Monday, September 29, 2014

Night Train (Martin Amis, 1997)

I was having my Saturday morning newspaper & coffee ritual last week and came across a review of Amis' last book. Glanced through it (it didn't make much of an impression btw) and then took a walk to the city centre to check out the flea market. So when I saw Night Train selling for 3 euro at the very first stall, it wasn't a coincidence - it was a sign from above demanding to check it out. And why not? In general, I don't often go for the "serious" authors disguising their stuff into pulpy crime novels, but lately, I've been pretty fortunate with picking up lots of great and interesting books from the likes of Sallis, Raymond, Manchette, Garnier and few others.

Night Train starts pretty cool and, as much as it's trying not to be, somehow formulaic. Jennifer, the daughter of the local police chief, had committed suicide, and our hero, detective Mike is asked by her heartbroken father to investigate the matter. And we can categorise this "matter" as murder since there were three bullets found in Jennifer's brain. For some reason (that I still can't get) investigation must not be official, so we have a nice police procedural mixed with the classic PI type of story. There's also some personal crap thrown into the mix; as a kid, Jennifer read stories to Mike when she (yep, Mike is a female) went through the alcohol detox.

So far, so good. It's a bit wild (jumping from past to present tense, mixing dialogues with narration) but still pretty straightforward, and it seemed to me it had some purpose and goal. The language used is a little weird and definitely over artificial; there's no way in hell that a tough police cop like Mike, who had solved over 100 murders and is about to retire, would talk and contemplate like she does. But still, it's cool, and some of the lines are actually pretty fucking funny (see 'dames' section of the facts).

But quite early came a "Wait a minute, this is bullshit!" moment. The whole thing doesn't move anywhere, makes less and less sense as it goes on and becomes dull, pretentious babbling about the meaning of life. "Witty" jokes and "profound" observations became way too repetitive and distractive, and it seemed to me that they were simply used for hiding the author's inability to express himself concisely. And at the same time story steadily falls apart. I was sure that the main twist would be some pathetic mind fuck about having no twist at all. It doesn't exactly turn out like that, but close enough: the big twist is that whodunnit is not actually revealed. Or maybe it was (Trader would be my guess); to be honest, I wasn't paying much attention towards the end and just wanted to finish it off.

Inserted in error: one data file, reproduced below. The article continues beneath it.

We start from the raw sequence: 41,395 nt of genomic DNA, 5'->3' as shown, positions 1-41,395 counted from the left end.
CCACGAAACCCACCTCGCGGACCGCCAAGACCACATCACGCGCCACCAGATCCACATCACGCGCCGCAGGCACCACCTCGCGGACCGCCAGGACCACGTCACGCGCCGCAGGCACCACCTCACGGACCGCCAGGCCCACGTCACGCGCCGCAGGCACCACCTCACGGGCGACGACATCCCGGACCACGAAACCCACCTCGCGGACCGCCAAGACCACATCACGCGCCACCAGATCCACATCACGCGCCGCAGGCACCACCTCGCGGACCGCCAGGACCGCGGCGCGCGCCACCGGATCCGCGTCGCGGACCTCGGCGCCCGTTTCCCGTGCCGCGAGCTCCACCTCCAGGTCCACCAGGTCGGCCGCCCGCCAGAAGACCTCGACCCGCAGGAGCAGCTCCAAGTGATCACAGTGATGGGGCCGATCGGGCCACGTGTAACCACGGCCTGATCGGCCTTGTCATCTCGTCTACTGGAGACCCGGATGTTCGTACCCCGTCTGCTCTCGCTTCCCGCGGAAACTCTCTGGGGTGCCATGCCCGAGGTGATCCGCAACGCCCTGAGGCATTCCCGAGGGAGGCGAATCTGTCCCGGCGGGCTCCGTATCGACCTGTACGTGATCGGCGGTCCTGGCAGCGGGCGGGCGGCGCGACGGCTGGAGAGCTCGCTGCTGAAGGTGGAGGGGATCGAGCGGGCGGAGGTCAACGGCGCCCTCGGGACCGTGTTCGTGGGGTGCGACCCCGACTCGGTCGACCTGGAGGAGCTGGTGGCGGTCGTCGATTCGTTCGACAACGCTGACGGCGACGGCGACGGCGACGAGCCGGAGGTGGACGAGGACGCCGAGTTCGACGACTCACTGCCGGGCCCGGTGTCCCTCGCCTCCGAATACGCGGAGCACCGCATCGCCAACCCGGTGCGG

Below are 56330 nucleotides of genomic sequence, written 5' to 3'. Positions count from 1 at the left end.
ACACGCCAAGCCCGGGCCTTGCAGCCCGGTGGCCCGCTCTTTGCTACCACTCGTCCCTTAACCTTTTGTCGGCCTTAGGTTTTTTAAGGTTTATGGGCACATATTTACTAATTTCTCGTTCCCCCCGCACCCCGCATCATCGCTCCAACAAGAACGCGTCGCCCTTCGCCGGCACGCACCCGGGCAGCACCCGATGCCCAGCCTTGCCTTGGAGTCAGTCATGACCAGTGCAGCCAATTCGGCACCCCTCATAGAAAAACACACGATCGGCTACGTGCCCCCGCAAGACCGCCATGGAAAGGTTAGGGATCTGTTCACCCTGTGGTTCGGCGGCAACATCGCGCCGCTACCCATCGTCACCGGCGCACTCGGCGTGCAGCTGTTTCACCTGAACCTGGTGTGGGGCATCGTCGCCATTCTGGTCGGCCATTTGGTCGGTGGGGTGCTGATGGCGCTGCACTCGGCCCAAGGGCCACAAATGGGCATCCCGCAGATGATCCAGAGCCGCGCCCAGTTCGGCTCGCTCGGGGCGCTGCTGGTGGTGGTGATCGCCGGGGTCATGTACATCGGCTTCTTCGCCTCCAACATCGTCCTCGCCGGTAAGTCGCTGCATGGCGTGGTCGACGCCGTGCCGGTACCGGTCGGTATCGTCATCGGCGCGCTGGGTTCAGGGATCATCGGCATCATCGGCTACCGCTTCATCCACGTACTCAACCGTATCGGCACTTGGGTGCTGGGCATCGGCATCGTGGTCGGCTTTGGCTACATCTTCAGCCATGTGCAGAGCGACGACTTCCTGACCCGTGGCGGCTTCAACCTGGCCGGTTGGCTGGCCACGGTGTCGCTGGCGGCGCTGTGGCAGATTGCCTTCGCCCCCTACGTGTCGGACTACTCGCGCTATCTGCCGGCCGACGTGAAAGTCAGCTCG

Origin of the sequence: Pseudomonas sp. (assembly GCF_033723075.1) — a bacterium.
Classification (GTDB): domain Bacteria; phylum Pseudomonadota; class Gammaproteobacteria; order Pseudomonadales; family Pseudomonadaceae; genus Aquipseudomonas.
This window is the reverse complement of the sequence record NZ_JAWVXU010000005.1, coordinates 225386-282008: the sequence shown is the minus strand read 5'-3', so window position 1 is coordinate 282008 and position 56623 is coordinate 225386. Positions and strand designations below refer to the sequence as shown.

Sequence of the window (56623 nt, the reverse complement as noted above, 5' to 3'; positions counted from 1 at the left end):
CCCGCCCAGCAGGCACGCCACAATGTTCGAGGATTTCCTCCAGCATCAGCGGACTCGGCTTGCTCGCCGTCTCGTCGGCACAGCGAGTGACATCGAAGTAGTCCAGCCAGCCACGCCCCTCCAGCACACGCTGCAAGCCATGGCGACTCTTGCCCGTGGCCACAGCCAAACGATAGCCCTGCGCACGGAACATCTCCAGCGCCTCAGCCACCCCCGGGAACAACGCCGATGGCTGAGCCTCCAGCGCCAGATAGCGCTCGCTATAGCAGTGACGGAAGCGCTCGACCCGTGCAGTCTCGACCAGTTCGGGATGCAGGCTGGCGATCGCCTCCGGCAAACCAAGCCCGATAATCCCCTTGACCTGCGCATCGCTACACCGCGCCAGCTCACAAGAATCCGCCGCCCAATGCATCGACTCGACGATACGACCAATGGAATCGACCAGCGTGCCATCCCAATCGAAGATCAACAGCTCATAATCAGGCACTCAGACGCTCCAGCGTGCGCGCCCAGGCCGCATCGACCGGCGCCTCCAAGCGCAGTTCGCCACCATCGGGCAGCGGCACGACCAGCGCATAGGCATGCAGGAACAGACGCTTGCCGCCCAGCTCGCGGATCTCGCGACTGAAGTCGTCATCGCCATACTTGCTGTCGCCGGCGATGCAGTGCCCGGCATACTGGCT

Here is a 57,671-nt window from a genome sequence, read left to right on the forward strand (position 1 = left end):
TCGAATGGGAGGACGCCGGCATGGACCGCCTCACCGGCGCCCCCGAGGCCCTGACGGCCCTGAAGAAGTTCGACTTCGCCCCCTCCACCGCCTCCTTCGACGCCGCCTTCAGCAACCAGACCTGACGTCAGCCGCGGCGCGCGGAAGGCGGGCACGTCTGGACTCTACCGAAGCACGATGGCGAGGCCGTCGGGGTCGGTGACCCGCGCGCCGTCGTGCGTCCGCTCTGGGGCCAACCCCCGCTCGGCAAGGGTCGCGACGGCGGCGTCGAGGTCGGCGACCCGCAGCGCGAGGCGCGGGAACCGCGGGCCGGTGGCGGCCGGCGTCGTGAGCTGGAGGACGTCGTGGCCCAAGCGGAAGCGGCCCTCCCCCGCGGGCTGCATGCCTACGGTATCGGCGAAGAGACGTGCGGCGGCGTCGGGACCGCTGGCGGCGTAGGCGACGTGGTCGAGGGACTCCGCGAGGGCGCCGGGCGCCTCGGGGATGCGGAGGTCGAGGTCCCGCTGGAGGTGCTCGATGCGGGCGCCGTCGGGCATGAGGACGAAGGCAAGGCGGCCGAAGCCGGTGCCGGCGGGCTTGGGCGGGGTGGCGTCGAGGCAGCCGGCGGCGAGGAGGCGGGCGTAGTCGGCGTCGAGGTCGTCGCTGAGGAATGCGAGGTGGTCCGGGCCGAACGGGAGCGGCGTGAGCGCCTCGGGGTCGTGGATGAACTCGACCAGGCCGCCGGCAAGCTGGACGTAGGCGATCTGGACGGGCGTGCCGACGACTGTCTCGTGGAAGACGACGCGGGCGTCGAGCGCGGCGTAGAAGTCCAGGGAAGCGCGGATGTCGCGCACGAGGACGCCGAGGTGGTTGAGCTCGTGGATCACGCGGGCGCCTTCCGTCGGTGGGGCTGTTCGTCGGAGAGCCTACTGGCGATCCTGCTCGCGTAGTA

Written for the reading clubs and dinner parties. Probably not bad, but definitely not for me...

2.5/5 (adding an extra half point for that "fuck him, give him five bucks" mailman story)


I'm a police. I'm a police and my name is Detective Mike Hoolihan.

A fourty-four-year-old police with coarse blonde hair, bruiser's tits and broad shoulders, and pale blue eyes in her head that have seen everything.

Second-echelon  American city, mildly famed for its Jap-financed Babel Tower, its harbors and marinas, its university, its futuristically enlightened corporations (computer software, aerospace, pharmaceuticals), its high unemployment, and its catastrophic inner-city taxpayer flight.

You are probably as confused as I was...

Body count: 1

Jennifer - Man, what a bod: At twenty, she looked like a model in an ad for those cereals that taste great but also make you shit right.  [Fatale]

Unconscious moment: /

Night train keeps getting mentioned repeatedly in various contexts, symbolising all kinds of shit. The first time we come across it, it is actually pretty funny. Our hero's apartment is located near the railway line, so because of the noise it causes, the night train is "something that keeps my rent down". But pretty soon, the good old night train starts to symbolise everything and nothing and eventually, I got bored with trying to decipher all that crap. Judge it for yourself:

Suicide is the night train, speeding your way to darkness. You won't get there so quick, not by natural means. You buy your ticket and you climb on board. That ticket costs everything you have. But it's just a one-way. This train takes you into the night, and leaves you there. It's the night train.
X-ray of a gun. Somehow related to the story (gun definitely is), but I guess the whole concept is another one of those metaphorical nonsenses. You know, like seeing the truth through things etc. 

Notable cover blurbs: 
This one, quoting Sunday Independent, deserves to be mentioned because it's so totally ridiculous and misleading: 

Tough, noir, Chandleresque...

Come on, guys, what the fuck!?!??

Cool lines  
Not even Italian police are sentimental about full moons. You're looking at a workload increase twenty-five to thirty-five per cent. A full moon on Friday night and you're talking a two-hour backup in the emergency room and long lines trailing in and out of Trauma.

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